Wed, Mar

Potential Impacts of Planned Andean Dams Outweigh Benefits, Scientists Say


Scientists used historical data and models to predict the impacts of six planned or potential Andean dams on the Amazon river system.

An international team of scientists investigating the effects of six planned or potential Andean dams on the Amazon river system has found that major negative ecological impacts can be expected both above the dams and throughout the lowland floodplains and the Amazon Delta, according to WCS (Wildlife Conservation Society), the Instituto Nacional de Pesquisas da Amazonia, and other groups.
The authors of the study warn that, if not well planned, the construction of these dams and other infrastructure development in the Andes headwaters could have catastrophic effects across the entire Amazon River basin and threaten the food security of millions of people.
The study titled “The potential impact of new Andean dams on the Amazon fluvial ecosystem,” was recently published in PLOS ONE.
The study’s models found that the most dramatic effect expected was an estimated reduction of 894 million tons per year in sediments flowing downstream of the six dams (Perú: Pongo de Manseriche, Inambari, TAM 40, Pongo de Aguirre; Bolivia: Angosto del Bala and Rositas). This reduction represents 69 percent of all sediments flowing out the Andes and 64 percent  of the entire Amazon  sediment supply and is expected to extend to the Amazon river main channel, impacting the entire central floodplain and delta region.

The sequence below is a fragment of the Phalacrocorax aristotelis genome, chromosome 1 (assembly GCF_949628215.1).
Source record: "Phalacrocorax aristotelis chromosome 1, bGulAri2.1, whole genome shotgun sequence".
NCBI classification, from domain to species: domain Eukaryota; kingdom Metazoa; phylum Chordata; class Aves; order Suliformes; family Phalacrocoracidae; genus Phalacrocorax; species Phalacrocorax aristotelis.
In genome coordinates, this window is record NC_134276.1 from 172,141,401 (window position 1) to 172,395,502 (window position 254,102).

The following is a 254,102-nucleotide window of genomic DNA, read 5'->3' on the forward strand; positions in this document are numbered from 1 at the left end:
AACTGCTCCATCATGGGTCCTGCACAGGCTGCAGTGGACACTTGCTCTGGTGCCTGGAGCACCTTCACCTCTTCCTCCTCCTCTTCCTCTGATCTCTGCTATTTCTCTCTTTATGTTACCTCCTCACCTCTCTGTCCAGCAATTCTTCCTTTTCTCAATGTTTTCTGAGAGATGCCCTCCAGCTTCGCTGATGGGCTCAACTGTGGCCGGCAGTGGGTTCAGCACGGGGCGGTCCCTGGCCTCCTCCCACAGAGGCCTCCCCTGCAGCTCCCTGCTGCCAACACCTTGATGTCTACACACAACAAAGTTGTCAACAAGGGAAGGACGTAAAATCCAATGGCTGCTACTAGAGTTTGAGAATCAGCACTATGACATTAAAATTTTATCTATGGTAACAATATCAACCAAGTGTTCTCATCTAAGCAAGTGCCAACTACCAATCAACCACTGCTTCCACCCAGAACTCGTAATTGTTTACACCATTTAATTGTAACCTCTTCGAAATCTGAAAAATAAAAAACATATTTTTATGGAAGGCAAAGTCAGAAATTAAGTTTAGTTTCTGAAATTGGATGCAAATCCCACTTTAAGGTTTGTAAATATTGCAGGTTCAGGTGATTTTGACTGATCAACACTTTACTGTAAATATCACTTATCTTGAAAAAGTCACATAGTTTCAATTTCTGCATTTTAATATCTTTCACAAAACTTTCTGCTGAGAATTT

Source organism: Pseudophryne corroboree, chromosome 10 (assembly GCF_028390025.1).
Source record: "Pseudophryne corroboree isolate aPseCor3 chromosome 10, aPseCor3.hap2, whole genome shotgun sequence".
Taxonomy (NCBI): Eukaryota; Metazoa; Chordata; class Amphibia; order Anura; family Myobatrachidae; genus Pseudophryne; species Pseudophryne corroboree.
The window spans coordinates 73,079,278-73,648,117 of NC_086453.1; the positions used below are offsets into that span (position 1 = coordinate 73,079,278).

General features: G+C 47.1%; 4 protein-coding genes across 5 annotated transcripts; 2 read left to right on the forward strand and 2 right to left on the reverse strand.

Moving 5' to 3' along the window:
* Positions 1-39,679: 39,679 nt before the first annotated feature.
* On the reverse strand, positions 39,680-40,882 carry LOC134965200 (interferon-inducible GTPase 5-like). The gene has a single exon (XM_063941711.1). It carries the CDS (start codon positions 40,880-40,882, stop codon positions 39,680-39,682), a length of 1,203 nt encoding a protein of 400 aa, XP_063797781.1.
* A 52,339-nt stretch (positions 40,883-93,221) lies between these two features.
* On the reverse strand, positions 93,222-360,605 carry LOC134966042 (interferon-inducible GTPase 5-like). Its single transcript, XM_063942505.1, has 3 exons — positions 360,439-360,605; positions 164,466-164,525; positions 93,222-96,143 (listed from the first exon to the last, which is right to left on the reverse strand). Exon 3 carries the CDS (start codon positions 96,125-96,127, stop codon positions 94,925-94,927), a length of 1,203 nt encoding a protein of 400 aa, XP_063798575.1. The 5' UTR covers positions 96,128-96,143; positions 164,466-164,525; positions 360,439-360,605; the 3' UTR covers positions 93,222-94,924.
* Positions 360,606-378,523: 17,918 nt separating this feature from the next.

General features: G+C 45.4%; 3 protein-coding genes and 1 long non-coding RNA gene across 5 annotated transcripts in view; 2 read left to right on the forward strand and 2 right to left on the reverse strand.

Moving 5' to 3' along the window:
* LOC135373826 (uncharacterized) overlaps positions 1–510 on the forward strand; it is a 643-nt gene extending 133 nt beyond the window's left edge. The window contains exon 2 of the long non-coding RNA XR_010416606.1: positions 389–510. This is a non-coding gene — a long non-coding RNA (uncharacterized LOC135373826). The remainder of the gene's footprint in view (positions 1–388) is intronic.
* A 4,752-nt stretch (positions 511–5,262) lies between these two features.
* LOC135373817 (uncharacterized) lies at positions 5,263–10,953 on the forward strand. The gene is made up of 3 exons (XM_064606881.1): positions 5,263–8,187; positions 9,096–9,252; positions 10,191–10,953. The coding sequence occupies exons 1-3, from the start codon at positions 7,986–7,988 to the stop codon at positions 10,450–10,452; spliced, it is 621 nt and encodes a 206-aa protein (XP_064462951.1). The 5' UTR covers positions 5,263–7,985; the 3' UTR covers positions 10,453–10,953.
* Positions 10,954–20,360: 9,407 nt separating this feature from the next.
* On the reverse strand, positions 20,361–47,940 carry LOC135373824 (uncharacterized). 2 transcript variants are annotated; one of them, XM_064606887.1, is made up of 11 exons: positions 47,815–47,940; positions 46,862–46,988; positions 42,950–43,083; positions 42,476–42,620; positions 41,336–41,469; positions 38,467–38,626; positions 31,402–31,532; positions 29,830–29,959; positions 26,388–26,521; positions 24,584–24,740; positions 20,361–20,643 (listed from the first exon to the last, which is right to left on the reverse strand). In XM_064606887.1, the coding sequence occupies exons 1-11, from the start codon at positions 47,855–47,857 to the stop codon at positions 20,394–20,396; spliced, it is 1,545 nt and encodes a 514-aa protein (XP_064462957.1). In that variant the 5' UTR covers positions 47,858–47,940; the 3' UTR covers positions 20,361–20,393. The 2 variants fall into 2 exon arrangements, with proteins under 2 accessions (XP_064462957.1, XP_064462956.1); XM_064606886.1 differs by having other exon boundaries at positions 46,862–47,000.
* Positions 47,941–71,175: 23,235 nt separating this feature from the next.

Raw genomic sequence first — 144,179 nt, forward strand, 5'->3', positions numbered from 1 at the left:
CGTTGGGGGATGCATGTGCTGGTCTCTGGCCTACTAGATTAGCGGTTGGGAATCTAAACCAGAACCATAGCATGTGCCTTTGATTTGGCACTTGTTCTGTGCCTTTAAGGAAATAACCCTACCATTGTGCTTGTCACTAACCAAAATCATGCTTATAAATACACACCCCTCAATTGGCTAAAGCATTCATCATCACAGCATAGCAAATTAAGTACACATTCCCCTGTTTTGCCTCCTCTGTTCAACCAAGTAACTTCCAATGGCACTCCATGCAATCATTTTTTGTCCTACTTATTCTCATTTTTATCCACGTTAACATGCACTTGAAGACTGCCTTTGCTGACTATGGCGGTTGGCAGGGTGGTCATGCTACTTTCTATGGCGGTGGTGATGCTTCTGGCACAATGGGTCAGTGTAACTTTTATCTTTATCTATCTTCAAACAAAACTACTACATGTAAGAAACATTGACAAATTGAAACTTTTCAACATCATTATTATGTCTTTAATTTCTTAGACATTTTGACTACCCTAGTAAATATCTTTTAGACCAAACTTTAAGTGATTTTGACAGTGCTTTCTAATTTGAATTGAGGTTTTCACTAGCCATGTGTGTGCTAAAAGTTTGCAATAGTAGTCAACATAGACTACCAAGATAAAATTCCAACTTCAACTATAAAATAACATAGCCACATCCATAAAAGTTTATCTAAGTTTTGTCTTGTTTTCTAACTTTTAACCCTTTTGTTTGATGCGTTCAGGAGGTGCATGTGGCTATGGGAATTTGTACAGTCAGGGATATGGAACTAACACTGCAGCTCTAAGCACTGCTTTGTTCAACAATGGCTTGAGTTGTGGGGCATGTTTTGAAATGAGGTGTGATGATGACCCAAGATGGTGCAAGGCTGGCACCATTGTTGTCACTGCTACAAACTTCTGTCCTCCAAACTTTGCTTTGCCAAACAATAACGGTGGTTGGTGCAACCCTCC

The Andes Mountains occupy only 11 percent of the Amazon basin, but supply 93 percent of the sediments and most of the nutrients carried by the Amazon river system. Sediment dynamics play an important role in shaping the Amazon’s fluvial landscape, moving and depositing sand, rocks, soil, and nutrients from the Andes to the rest of the Amazon basin.
“The expected reduction of sediment and nutrients beyond the dam sites would be catastrophic for the region’s wildlife as well as countless communities that rely on the river for their agricultural needs,” said Bruce Forsberg, scientist for Instituto Nacional de Pesquisas da Amazonia and lead author of the study.
Since the Andes is the principal source of sediments to the Amazon river system, the consequences of this massive reduction will be dramatic: river channels will become deeper, reducing seasonal floods which are necessary to bring fluvial sediments and nutrients to floodplain environments and provide connectivity between environments for both migrant fish and people.

Continue reading at Wildlife Conservation Society

Image via PLOS